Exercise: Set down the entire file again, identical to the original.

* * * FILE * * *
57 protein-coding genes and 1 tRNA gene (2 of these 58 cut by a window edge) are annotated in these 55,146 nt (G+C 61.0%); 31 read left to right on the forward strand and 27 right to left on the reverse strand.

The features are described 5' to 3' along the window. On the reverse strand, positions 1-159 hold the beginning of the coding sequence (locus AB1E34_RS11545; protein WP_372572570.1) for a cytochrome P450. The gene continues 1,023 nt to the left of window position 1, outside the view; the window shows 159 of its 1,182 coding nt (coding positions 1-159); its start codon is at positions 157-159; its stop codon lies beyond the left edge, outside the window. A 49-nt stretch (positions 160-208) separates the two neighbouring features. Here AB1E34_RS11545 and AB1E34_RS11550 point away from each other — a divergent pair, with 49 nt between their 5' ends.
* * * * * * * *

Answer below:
57 protein-coding genes and 1 tRNA gene (2 of these 58 cut by a window edge) are annotated in these 55,146 nt (G+C 61.0%); 31 read left to right on the forward strand and 27 right to left on the reverse strand.

The features are described 5' to 3' along the window. On the reverse strand, positions 1-159 hold the beginning of the coding sequence (locus AB1E34_RS11545; protein WP_372572570.1) for a cytochrome P450. The gene continues 1,023 nt to the left of window position 1, outside the view; the window shows 159 of its 1,182 coding nt (coding positions 1-159); its start codon is at positions 157-159; its stop codon lies beyond the left edge, outside the window. A 49-nt stretch (positions 160-208) separates the two neighbouring features. Here AB1E34_RS11545 and AB1E34_RS11550 point away from each other — a divergent pair, with 49 nt between their 5' ends.